Kibera Slum Nairobi, Kenya - The Jungle - My Family Travels

                        In the summer of 2008, I had the opportunity to visit Kibera Slum in Nairobi, Kenya. The slum is composed of over 1 million Kenyans, making it the largest slum in Africa. Nairobi, the capital of Kenya, is made up of about 3 million people, meaning that Kibera is about one-third of the capitals’ population. The slum only covers about 2.5 square meters, while the whole city is about 250 square meters. As we, my two cousins and I, crossed the railroad tracks dividing modern civilization and the slum, my view on life was changed considerably. With the help of the International Mission Board, we were able to visit the slum. Any student interested in visiting the slum must go through an organization for safety purposes. 

            People in Kibera Slum live on top of each other. Each of the tiny, mostly one room dirt floor “houses” touch, and are connected by tin roofs weighted down by rocks. This “jungle”, an English word for Kibera, is just that. It is like living in the past, no sewage facilities and no modern amenities, such as running water and electricity. I learned that we Americans often take for granted what we have. We don’t realize that across the world, people do not have the things that we see as normal, every day things.

            The people of Kibera pay huge amounts of rent to even live in the shacks, with no assistance from the government. The people struggle to find jobs to pay for their residences. In the United States, low-income people receive government assistance to help with housing issues. I was able to visit and interview, with the help of a translator, these people. Everyone that we talked to seemed to be so happy. The problems that they suffered didn’t seem to affect their lives. They didn’t mope or complain about the problems at hand. I realized that these people are very strong and can overcome their every day struggles. My experiences in Kibera made me want to become a stronger person, and not to stress about the little and very minor problems that I have. With their low-income, most of which is taken by landlords, Kiberans struggle to find funds for food. As an American citizen, I take for granted that food is always on the table. These people starve to death, and many are extremely malnourished. Watching all of these people starving and struggling to get by, it made me want to help them. With the help of my family, we established a fund to assist four families that we interviewed.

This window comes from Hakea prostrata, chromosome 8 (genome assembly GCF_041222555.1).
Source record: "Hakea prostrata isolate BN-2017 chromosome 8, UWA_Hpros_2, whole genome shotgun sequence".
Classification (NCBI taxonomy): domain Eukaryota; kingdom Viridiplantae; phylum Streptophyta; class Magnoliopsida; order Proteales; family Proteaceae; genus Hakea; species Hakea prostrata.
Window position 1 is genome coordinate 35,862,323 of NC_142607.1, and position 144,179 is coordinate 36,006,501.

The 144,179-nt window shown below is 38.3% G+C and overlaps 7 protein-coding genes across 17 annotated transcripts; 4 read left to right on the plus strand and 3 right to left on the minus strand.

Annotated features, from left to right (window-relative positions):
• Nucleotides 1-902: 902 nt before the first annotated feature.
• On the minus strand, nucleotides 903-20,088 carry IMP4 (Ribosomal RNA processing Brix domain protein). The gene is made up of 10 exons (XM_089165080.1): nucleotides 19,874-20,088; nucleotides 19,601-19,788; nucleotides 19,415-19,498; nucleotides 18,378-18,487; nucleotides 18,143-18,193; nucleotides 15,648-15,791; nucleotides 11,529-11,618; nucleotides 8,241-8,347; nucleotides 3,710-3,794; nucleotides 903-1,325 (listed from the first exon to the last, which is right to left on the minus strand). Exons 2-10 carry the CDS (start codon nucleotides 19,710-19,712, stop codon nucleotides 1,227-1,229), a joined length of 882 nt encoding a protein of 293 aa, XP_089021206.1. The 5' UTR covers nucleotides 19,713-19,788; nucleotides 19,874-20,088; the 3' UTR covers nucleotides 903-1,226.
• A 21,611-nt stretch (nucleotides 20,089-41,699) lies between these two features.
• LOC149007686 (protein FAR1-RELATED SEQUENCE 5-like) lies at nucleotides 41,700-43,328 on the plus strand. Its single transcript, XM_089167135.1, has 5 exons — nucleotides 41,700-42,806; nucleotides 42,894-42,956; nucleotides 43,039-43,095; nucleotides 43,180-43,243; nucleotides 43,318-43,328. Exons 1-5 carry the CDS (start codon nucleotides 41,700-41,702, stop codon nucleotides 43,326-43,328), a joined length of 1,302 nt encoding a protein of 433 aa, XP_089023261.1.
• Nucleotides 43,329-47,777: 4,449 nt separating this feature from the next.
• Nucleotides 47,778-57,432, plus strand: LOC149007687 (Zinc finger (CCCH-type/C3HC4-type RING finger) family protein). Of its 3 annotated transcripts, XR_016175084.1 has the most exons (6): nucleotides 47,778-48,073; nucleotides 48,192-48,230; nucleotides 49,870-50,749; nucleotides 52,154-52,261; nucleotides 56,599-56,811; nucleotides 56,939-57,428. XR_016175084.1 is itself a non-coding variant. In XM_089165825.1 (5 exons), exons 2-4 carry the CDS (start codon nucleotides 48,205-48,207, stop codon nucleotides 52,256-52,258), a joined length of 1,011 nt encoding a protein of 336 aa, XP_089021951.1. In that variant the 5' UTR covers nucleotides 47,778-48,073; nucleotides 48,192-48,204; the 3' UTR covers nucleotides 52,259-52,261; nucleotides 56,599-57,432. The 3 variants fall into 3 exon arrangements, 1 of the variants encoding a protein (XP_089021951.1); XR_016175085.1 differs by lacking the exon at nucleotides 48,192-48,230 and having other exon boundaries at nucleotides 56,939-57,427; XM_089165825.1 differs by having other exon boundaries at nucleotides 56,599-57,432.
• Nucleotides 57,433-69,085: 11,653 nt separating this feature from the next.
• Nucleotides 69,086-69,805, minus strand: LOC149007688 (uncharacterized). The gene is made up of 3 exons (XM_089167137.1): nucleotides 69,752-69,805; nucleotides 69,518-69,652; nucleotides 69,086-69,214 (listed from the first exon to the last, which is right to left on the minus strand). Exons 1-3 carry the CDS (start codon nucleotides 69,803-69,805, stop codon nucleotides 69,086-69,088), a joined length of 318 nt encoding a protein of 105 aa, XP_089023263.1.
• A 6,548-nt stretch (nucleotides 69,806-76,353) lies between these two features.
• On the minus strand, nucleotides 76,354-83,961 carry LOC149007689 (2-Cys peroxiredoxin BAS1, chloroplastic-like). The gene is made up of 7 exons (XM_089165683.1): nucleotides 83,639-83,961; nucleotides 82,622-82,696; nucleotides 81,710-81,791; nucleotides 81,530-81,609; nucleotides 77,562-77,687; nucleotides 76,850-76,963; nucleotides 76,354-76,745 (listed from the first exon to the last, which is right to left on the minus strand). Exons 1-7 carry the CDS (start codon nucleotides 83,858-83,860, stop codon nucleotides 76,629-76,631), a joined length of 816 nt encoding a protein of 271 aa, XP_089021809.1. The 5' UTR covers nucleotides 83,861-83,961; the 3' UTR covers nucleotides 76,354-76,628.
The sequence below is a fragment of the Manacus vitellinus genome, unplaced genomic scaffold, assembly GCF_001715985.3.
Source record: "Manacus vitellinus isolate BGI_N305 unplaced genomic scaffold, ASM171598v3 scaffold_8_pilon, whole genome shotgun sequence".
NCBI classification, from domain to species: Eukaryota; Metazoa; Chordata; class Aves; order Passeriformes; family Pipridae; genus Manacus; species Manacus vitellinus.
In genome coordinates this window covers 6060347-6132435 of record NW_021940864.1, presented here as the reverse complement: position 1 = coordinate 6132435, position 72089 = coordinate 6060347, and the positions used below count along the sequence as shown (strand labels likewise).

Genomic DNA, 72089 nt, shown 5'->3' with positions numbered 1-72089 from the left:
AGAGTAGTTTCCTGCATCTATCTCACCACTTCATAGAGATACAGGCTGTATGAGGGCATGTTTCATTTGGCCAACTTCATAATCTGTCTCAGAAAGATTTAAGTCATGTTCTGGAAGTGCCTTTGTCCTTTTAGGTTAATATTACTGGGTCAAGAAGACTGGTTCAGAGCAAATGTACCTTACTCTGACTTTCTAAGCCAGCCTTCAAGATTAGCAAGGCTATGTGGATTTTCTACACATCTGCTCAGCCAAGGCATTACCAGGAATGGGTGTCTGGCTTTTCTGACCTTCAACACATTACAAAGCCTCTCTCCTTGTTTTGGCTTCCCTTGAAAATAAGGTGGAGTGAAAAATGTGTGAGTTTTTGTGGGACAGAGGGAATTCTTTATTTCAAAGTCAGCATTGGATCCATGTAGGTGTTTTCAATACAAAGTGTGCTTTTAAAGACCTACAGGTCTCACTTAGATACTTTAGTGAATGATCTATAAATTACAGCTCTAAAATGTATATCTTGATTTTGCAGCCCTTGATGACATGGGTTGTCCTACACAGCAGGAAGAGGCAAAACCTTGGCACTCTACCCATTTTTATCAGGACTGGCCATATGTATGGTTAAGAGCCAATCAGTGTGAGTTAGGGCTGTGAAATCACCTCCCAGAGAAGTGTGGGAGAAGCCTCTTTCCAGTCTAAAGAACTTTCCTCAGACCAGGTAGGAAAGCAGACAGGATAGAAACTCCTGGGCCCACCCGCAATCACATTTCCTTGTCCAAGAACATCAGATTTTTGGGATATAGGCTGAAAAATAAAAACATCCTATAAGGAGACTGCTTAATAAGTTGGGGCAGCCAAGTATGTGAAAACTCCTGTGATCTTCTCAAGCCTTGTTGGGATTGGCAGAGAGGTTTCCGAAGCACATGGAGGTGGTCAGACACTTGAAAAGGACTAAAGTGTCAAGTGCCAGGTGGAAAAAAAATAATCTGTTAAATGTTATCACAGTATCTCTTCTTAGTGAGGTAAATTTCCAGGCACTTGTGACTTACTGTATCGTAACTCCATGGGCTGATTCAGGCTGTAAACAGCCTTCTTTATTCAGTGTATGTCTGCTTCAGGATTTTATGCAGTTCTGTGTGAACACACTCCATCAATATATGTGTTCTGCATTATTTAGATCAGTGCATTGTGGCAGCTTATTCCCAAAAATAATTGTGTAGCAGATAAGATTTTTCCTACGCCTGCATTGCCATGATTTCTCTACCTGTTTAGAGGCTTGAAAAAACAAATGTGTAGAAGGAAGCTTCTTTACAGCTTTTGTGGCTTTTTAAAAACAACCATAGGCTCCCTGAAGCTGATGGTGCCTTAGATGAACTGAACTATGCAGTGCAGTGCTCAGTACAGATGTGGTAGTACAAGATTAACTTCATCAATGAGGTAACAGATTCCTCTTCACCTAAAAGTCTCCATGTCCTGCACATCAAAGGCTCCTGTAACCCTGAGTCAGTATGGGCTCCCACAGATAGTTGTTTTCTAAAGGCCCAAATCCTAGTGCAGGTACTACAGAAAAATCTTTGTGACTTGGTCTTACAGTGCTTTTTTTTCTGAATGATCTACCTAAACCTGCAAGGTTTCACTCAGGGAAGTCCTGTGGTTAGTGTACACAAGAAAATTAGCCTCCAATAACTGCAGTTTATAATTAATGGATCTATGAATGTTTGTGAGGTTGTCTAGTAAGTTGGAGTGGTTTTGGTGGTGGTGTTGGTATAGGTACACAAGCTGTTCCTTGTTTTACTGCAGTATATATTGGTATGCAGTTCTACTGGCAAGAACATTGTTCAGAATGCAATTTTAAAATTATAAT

Being able to give to a small portion of these underprivileged people changed me for the better. It gave me the will to help these poor, underprivileged people, both internationally as well as in my local community. Without this experience, I would not have had the chance to broaden my spectrum to the world outside of my comfort zone. Visiting “the jungle” changed me as an individual, both by showing me how privileged I am, and by helping me see a different part of myself that I had never seen before.

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